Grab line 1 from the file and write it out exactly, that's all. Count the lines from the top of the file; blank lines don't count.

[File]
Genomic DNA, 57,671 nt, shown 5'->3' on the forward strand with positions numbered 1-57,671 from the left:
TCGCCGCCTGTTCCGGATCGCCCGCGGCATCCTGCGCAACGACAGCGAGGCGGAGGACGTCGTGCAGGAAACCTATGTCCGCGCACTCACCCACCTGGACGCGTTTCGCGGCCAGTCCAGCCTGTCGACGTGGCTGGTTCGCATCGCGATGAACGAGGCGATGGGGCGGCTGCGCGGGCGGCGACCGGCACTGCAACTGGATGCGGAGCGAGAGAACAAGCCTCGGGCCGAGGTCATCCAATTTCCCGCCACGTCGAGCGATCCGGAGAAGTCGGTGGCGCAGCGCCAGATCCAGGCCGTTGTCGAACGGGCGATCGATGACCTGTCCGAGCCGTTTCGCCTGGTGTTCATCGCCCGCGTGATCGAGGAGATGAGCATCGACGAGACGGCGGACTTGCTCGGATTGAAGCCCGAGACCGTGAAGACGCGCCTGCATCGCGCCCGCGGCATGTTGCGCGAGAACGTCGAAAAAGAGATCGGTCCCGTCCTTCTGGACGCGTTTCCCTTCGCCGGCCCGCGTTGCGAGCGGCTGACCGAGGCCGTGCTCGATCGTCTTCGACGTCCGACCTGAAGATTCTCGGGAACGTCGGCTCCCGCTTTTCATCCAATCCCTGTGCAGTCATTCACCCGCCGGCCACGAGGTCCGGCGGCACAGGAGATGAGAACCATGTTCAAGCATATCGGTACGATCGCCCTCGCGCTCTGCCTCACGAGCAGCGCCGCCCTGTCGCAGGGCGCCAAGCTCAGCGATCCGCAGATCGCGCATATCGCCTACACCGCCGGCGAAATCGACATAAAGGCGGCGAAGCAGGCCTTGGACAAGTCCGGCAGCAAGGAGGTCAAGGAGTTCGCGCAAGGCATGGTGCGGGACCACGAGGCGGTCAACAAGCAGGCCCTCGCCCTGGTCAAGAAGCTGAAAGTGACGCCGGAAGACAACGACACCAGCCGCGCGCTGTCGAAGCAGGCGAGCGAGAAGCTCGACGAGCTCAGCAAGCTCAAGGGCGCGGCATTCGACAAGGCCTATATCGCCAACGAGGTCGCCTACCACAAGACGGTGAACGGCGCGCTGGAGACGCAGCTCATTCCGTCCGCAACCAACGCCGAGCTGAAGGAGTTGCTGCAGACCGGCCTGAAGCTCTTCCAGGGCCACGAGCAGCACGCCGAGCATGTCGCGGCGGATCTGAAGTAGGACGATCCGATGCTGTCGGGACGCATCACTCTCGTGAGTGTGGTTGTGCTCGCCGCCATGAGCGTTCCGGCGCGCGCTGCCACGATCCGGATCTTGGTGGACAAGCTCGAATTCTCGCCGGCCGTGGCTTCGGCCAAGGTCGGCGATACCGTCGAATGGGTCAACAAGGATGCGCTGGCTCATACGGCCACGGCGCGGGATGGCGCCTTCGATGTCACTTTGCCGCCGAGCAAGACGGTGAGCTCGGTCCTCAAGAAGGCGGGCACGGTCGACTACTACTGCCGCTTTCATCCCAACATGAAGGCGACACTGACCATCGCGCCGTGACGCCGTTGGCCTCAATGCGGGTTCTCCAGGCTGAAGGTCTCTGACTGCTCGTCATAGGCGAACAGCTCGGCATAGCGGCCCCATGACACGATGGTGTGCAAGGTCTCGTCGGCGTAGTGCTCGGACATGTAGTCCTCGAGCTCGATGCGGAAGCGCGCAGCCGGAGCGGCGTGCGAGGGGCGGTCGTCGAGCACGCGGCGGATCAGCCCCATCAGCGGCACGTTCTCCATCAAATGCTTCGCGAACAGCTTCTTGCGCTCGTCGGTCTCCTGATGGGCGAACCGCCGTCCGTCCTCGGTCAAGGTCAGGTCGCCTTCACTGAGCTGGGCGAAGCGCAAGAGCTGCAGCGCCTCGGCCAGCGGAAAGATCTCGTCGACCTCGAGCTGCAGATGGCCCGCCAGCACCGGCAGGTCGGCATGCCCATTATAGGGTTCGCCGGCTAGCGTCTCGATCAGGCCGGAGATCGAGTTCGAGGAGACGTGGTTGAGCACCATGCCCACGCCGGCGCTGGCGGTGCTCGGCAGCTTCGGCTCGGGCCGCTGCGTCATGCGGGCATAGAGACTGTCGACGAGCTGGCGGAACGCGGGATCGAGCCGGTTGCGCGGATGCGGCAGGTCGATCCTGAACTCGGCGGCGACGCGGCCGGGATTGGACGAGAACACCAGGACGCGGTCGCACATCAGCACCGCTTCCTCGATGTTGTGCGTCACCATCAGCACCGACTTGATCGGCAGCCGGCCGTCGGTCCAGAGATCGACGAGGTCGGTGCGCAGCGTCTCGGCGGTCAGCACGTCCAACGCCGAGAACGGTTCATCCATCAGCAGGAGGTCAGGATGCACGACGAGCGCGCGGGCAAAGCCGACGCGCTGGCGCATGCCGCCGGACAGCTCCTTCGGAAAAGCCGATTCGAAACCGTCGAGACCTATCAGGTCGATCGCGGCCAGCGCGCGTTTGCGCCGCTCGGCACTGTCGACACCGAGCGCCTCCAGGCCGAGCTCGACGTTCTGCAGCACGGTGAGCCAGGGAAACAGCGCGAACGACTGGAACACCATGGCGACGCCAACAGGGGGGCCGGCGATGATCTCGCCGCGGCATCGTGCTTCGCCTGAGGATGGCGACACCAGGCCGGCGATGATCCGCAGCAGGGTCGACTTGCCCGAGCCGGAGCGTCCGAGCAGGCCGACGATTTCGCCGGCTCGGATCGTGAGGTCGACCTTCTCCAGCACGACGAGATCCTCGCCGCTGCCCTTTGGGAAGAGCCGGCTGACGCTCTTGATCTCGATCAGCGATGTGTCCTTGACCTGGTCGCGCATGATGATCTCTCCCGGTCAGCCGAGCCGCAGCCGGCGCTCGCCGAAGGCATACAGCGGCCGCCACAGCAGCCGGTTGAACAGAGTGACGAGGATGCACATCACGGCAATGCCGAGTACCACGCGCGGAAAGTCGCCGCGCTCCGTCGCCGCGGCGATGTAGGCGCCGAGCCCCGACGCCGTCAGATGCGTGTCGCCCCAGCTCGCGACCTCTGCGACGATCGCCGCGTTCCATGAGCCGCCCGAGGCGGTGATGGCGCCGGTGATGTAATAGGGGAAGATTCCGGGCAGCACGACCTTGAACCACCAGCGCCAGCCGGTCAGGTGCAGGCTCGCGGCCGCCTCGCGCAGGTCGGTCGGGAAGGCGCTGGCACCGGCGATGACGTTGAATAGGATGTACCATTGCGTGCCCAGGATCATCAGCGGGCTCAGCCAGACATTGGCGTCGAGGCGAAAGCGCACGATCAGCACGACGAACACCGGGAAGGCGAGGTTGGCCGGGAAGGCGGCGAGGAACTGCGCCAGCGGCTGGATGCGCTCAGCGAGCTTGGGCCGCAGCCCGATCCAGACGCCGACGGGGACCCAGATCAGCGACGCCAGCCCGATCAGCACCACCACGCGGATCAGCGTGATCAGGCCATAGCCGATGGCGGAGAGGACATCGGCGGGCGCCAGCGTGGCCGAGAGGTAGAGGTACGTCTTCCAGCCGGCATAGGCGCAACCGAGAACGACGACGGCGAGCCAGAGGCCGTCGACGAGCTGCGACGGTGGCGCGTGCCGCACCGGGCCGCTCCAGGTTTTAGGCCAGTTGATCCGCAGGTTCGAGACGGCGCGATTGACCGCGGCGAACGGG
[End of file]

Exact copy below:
Genomic DNA, 57,671 nt, shown 5'->3' on the forward strand with positions numbered 1-57,671 from the left: